US 8016560 B2
A wind turbine rotor blade includes a pressure side and a suction side. At least one airfoil passage is defined through the blade between the pressure side and suction side. A respective cover is configured over the airfoil passage at each of the pressure and suction sides. The covers are actuatable between a closed position wherein the cover is flush with the respective pressure or suction side and an open position wherein the cover moves to open the airfoil passage.
1. A wind turbine rotor blade, comprising:
a pressure side;
a suction side;
at least one airfoil passage defined between said pressure side and said suction side;
a respective cover configured over said airfoil passage at each of said pressure side and said suction side, said covers actuatable between a closed position wherein said covers are flush with said respective pressure side or suction side and an open position wherein said covers are moved to open said airfoil passage;
a control mechanism configured with said covers to move said covers between the open and closed positions; and
an actuatable lock separate from said control mechanism and operably configured between said first cover and respective said pressure side or suction side to maintain said first cover in the closed position and to release said first cover upon receipt of a control signal at a setpoint load condition whereby said cover moves to the open position by action of the control mechanism.
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The present subject matter relates generally to wind turbines, and particularly to turbine rotor blades having controllable airfoil passages for load control considerations.
Wind power is considered one of the cleanest, most environmentally friendly energy sources presently available, and wind turbines have gained increased attention in this regard. A modern wind turbine typically includes a tower, generator, gearbox, nacelle, and one or more rotor blades. The rotor blades capture kinetic energy from wind using known foil principles and transmit the kinetic energy through rotational energy to turn a shaft coupling the rotor blades to a gearbox, or if a gearbox is not used, directly to the generator. The generator then converts the mechanical energy to electrical energy that may be deployed to a utility grid.
To ensure that wind power remains a viable energy source, efforts have been made to increase energy outputs by modifying the size and capacity of wind turbines. One such modification has been to increase the length and surface area of the rotor blades. However, the magnitude of deflection forces and loading of a rotor blade is generally a function of blade length, along with wind speed, turbine operating states, blade stiffness, and other variables. This increased loading not only produces fatigue on the rotor blades and other wind turbine components but may also increase the risk of a sudden catastrophic failure of the rotor blades, for example when excess loading causes deflection of a blade resulting in a tower strike.
Load control is thus a crucial consideration in operation of modern wind turbines. Active pitch control systems are widely used to control the load on the rotor blades by varying the pitch of the blades. However, in high wind conditions, it is often difficult to adjust the pitch angle of the blades due to increased wind resistance and the response rate of the pitch control system.
It is also known to vary the aerodynamic characteristics of the individual rotor blades as a means of load control, for example with controllable vortex elements, flaps, tabs, and the like configured on the blade surfaces.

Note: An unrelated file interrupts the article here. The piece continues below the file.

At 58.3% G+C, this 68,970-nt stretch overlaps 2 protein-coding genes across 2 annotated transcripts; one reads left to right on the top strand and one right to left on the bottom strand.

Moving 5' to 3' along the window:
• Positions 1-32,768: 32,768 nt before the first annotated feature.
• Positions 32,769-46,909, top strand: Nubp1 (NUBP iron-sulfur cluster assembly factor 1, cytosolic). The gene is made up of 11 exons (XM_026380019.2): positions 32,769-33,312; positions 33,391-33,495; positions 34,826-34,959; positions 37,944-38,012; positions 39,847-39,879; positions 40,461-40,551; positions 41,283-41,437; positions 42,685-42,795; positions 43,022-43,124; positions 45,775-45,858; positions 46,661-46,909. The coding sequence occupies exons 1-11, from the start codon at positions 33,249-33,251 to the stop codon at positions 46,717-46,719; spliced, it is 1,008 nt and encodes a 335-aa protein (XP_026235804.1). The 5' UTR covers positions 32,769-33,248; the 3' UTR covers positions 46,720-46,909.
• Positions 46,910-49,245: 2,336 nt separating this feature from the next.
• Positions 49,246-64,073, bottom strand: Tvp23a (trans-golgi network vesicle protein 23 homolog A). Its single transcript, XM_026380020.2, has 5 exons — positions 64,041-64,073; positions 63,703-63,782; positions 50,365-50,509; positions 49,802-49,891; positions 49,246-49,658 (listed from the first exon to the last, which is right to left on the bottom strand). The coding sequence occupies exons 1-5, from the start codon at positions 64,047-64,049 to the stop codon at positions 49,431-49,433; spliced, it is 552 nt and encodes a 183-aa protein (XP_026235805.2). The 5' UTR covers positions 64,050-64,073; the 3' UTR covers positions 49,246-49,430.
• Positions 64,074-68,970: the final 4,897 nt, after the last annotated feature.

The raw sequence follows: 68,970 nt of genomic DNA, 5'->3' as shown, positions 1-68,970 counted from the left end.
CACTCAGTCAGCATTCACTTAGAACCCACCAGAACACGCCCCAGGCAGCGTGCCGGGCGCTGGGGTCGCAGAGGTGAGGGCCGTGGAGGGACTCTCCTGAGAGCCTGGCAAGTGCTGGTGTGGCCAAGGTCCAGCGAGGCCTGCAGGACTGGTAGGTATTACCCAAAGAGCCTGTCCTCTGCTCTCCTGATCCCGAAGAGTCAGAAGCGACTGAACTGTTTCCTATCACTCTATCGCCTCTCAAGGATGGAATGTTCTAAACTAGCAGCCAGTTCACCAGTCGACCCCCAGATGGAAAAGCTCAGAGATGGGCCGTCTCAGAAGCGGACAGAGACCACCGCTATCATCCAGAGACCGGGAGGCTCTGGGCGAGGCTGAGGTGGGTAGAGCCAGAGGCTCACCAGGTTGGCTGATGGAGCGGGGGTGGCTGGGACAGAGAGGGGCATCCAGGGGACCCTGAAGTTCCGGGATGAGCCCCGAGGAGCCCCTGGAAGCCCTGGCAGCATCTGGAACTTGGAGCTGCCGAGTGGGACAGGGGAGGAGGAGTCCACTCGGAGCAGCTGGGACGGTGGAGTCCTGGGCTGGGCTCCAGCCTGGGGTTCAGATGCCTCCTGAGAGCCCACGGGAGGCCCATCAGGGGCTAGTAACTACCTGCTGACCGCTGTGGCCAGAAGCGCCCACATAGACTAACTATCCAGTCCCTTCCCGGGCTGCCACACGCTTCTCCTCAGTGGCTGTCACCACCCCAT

U.S. Pat. No. 6,984,110 describes a system wherein the windmill blades are provided with wind pressure adjusting holes that are variably covered by adjustable plates configured on a side of the blade so as to slide within guides along the surface of the blade. A relatively complex mechanical actuating and control system is required to simultaneously adjust all of the plates on a single blade.
U.S. Pat. No. 7,400,057 describes an omni-directional vertically oriented wind turbine with toroid stacked blades. The blades include air bleed channels along the leading edge and concave surface of each toroid for the purpose of introducing high kinetic energy from the leading edge to the convex surface of the blade to reinforce the boundary layer and reduce air flow separation along the blade. These channels are open (uncovered) and play no meaningful role in load control on the blades.
Accordingly, the industry would benefit from a load control system and method for individual rotor blades that does not adversely affect the aerodynamic performance of the blade within design load constraints and is relatively easy to actuate under high load conditions.
Aspects and advantages of the invention will be set forth in part in the following description, or may be obvious from the description, or may be learned through practice of the invention.
In one aspect, a wind turbine rotor blade is provided with a pressure side and a suction side. At least one airfoil passage is defined between the pressure side and the suction side. In a particular embodiment, the airfoil passage is defined by a channel member that extends within the internal cavity of the blade between the pressure and suction sides. A respective cover is configured over the airfoil passage at each of the pressure and suction sides such that each airfoil passage has an associated set of covers. Each cover is passively or actively actuatable between a closed position wherein the covers are flush with the respective pressure side or suction side and an open position wherein the covers move to open the airfoil passage. For example, the covers may pivot into the airfoil passage.
The blade may include one or more of the airfoil passages located at various positions or patterns on the blade. In a particular embodiment, the airfoil passages are located at a chord position on the pressure side and at an angle towards a trailing edge of the blade so that the member defining the passages runs in a straight linear path between the pressure and suction sides without passing through internal structural components of the blade, such as the spar caps or webs.